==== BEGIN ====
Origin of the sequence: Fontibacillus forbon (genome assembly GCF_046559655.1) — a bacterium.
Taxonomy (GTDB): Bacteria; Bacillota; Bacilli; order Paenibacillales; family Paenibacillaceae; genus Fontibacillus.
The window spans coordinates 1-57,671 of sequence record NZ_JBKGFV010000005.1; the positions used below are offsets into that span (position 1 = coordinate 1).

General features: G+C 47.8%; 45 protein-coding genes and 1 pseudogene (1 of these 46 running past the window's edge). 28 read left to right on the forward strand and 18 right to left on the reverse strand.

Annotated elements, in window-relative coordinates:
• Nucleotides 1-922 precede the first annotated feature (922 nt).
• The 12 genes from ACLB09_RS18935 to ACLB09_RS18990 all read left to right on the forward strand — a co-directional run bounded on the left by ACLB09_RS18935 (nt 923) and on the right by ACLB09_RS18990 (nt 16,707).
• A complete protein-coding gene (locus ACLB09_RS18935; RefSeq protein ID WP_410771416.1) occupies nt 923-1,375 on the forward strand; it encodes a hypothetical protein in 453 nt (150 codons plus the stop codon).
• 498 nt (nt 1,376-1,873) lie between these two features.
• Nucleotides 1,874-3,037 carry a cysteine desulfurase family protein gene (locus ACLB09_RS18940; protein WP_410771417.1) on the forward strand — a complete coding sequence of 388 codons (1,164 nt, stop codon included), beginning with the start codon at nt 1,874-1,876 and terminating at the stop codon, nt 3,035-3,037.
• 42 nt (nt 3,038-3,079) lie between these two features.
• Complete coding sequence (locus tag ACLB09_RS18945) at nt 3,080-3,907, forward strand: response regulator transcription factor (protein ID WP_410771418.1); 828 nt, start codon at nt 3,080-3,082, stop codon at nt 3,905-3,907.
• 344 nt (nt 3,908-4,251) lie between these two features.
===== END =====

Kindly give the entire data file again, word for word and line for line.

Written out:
Origin of the sequence: Fontibacillus forbon (genome assembly GCF_046559655.1) — a bacterium.
Taxonomy (GTDB): Bacteria; Bacillota; Bacilli; order Paenibacillales; family Paenibacillaceae; genus Fontibacillus.
The window spans coordinates 1-57,671 of sequence record NZ_JBKGFV010000005.1; the positions used below are offsets into that span (position 1 = coordinate 1).

General features: G+C 47.8%; 45 protein-coding genes and 1 pseudogene (1 of these 46 running past the window's edge). 28 read left to right on the forward strand and 18 right to left on the reverse strand.

Annotated elements, in window-relative coordinates:
• Nucleotides 1-922 precede the first annotated feature (922 nt).
• The 12 genes from ACLB09_RS18935 to ACLB09_RS18990 all read left to right on the forward strand — a co-directional run bounded on the left by ACLB09_RS18935 (nt 923) and on the right by ACLB09_RS18990 (nt 16,707).
• A complete protein-coding gene (locus ACLB09_RS18935; RefSeq protein ID WP_410771416.1) occupies nt 923-1,375 on the forward strand; it encodes a hypothetical protein in 453 nt (150 codons plus the stop codon).
• 498 nt (nt 1,376-1,873) lie between these two features.
• Nucleotides 1,874-3,037 carry a cysteine desulfurase family protein gene (locus ACLB09_RS18940; protein WP_410771417.1) on the forward strand — a complete coding sequence of 388 codons (1,164 nt, stop codon included), beginning with the start codon at nt 1,874-1,876 and terminating at the stop codon, nt 3,035-3,037.
• 42 nt (nt 3,038-3,079) lie between these two features.
• Complete coding sequence (locus tag ACLB09_RS18945) at nt 3,080-3,907, forward strand: response regulator transcription factor (protein ID WP_410771418.1); 828 nt, start codon at nt 3,080-3,082, stop codon at nt 3,905-3,907.
• 344 nt (nt 3,908-4,251) lie between these two features.